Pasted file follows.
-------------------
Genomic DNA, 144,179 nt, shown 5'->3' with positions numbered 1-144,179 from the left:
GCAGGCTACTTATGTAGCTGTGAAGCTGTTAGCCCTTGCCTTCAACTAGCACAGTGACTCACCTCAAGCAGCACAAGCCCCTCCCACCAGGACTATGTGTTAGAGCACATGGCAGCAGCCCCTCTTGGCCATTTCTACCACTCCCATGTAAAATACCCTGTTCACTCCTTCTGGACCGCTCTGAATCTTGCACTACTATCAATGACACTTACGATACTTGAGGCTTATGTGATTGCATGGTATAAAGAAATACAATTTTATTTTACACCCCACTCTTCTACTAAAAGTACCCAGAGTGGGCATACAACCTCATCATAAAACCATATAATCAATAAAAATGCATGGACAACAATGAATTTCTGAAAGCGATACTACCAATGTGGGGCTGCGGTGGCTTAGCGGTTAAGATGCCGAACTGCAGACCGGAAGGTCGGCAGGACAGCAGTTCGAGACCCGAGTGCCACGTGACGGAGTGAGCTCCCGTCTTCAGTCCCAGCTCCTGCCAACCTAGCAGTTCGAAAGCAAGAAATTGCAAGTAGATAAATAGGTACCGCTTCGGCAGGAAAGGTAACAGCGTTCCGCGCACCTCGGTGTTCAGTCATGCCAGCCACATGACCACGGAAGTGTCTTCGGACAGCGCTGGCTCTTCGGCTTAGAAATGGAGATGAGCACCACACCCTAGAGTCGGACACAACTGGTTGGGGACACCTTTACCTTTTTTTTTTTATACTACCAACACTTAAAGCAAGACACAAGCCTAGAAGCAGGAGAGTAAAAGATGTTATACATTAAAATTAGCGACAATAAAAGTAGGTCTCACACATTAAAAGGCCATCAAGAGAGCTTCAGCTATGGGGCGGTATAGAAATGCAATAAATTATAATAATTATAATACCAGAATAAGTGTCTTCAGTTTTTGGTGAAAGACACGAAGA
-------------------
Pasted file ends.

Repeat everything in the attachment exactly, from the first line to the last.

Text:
Genomic DNA, 144,179 nt, shown 5'->3' with positions numbered 1-144,179 from the left:
GCAGGCTACTTATGTAGCTGTGAAGCTGTTAGCCCTTGCCTTCAACTAGCACAGTGACTCACCTCAAGCAGCACAAGCCCCTCCCACCAGGACTATGTGTTAGAGCACATGGCAGCAGCCCCTCTTGGCCATTTCTACCACTCCCATGTAAAATACCCTGTTCACTCCTTCTGGACCGCTCTGAATCTTGCACTACTATCAATGACACTTACGATACTTGAGGCTTATGTGATTGCATGGTATAAAGAAATACAATTTTATTTTACACCCCACTCTTCTACTAAAAGTACCCAGAGTGGGCATACAACCTCATCATAAAACCATATAATCAATAAAAATGCATGGACAACAATGAATTTCTGAAAGCGATACTACCAATGTGGGGCTGCGGTGGCTTAGCGGTTAAGATGCCGAACTGCAGACCGGAAGGTCGGCAGGACAGCAGTTCGAGACCCGAGTGCCACGTGACGGAGTGAGCTCCCGTCTTCAGTCCCAGCTCCTGCCAACCTAGCAGTTCGAAAGCAAGAAATTGCAAGTAGATAAATAGGTACCGCTTCGGCAGGAAAGGTAACAGCGTTCCGCGCACCTCGGTGTTCAGTCATGCCAGCCACATGACCACGGAAGTGTCTTCGGACAGCGCTGGCTCTTCGGCTTAGAAATGGAGATGAGCACCACACCCTAGAGTCGGACACAACTGGTTGGGGACACCTTTACCTTTTTTTTTTTATACTACCAACACTTAAAGCAAGACACAAGCCTAGAAGCAGGAGAGTAAAAGATGTTATACATTAAAATTAGCGACAATAAAAGTAGGTCTCACACATTAAAAGGCCATCAAGAGAGCTTCAGCTATGGGGCGGTATAGAAATGCAATAAATTATAATAATTATAATACCAGAATAAGTGTCTTCAGTTTTTGGTGAAAGACACGAAGA